In fact, there is a concern in the sector about how these firms, together with small manufacturers of components and spare parts, will be able to survive in the face of an eventual decrease in business after a period of lack of liquidity, and its effect on the supply chain.

However, a slow recovery can have its advantages. The first is that it is better suited to the times that crews, aircraft, and suppliers will need to reactivate the business.

Despite the fact that many crews are conducting training and the license update periods are being extended, it will be necessary to carry out simulator sessions, verifications, and updates to new regulations derived from the pandemic.

In addition, airplanes that are currently in hibernation mode require a certain time to become operational again.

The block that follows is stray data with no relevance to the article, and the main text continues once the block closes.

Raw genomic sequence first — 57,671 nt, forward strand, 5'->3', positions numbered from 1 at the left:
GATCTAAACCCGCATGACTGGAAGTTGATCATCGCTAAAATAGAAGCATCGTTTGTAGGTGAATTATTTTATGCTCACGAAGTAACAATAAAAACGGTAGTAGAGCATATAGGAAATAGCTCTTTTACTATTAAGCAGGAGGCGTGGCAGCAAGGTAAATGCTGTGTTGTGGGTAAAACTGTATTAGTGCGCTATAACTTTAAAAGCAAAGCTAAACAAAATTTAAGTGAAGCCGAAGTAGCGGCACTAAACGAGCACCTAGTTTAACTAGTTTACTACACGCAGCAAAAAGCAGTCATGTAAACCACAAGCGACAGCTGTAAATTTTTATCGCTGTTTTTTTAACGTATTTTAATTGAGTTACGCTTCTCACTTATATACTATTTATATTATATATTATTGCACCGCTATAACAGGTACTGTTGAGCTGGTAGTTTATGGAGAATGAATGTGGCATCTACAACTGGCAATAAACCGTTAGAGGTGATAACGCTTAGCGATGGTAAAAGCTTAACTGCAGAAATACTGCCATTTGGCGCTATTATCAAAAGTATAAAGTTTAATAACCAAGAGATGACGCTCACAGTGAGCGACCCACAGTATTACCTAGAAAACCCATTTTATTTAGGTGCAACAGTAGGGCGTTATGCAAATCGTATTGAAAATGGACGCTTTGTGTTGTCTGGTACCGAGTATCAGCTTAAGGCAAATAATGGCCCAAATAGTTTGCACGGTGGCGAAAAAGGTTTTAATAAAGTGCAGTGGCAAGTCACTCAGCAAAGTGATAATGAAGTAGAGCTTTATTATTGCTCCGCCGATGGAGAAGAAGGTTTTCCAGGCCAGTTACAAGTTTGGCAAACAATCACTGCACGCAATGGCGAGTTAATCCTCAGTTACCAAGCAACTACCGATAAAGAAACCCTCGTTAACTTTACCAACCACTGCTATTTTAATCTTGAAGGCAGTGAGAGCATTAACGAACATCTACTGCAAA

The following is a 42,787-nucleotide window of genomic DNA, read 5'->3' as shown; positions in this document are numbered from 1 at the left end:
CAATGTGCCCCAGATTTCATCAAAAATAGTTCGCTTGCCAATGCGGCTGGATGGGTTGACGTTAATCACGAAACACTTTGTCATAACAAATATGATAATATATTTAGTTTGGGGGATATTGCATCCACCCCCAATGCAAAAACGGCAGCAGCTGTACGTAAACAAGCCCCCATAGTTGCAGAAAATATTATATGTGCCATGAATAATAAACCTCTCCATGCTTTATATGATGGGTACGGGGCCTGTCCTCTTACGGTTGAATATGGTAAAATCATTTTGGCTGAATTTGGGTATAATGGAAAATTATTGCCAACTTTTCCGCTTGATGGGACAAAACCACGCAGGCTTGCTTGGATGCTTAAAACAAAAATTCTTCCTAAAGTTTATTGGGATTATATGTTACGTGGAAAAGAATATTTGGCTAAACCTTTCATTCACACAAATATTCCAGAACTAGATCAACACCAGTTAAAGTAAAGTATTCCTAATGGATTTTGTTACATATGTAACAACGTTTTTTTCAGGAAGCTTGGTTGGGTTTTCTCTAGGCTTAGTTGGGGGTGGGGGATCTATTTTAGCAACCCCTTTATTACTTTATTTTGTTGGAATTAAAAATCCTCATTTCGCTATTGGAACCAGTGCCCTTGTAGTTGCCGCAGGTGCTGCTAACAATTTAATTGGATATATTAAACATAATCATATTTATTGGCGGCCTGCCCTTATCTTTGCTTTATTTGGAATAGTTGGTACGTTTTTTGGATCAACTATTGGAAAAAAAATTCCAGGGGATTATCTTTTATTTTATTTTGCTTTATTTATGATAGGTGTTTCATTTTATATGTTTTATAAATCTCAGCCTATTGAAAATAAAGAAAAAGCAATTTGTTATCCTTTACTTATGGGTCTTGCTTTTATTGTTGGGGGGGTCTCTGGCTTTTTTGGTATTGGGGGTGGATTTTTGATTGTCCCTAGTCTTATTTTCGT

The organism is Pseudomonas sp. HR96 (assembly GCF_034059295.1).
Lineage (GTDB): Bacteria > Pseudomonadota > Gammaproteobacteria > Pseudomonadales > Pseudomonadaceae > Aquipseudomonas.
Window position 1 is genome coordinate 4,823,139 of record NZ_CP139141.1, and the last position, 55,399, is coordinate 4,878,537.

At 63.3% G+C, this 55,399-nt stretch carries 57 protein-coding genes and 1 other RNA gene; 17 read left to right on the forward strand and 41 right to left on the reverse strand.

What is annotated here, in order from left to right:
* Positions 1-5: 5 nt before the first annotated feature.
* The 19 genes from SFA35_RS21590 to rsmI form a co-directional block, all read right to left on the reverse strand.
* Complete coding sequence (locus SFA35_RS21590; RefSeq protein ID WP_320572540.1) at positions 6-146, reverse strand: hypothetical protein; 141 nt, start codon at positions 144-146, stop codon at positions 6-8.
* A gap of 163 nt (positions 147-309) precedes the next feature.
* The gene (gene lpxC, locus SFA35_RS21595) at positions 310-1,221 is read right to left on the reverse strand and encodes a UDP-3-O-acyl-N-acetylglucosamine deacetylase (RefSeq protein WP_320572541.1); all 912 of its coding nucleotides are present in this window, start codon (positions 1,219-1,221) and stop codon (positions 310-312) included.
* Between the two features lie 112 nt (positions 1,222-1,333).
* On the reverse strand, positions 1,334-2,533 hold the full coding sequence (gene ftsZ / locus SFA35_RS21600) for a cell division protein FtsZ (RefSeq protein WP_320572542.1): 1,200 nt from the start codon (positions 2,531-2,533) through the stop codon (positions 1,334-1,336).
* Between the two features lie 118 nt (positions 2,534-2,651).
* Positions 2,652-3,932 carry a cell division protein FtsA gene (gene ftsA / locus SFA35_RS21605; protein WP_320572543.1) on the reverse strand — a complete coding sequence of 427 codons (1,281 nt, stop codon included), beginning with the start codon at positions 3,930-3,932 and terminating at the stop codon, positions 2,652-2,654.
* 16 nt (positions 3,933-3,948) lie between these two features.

Another advantage is that this crisis gives the sector the opportunity to increase its flexibility, its ability to quickly adjust to changing needs and avoid monolithic structures.

In fact, the search for greater efficiency and responsiveness is believed to drive the use of Artificial Intelligence and the Internet of Things (IoT) in all areas of the sector, in addition to creating a greater window of opportunity for many of startups that have developed very interesting proposals in the aerospace sector in recent years.

At an operational level, the crisis will boost the LCC management strategies for all operators in terms of flexibility, efficiency, and cost control.

Facing the tunnel exit, most likely the routes with the highest volume of flights will be limited to domestic and/or regional routes, increasing long-haul routes as the different foci of the disease are resolved and the possibility of outbreaks stabilizes.

Now, few people in the sector dare to predict whether the recovery in demand will come from the hand of business or pleasure trips.

There are questions about whether the massive use of teleconferencing and teleworking will translate into a lower volume of business trips, a more profitable customer profile for airlines, or even a 20% increase in the business jet segment due to the pandemic will continue overtime to preserve the safety of key people in the companies.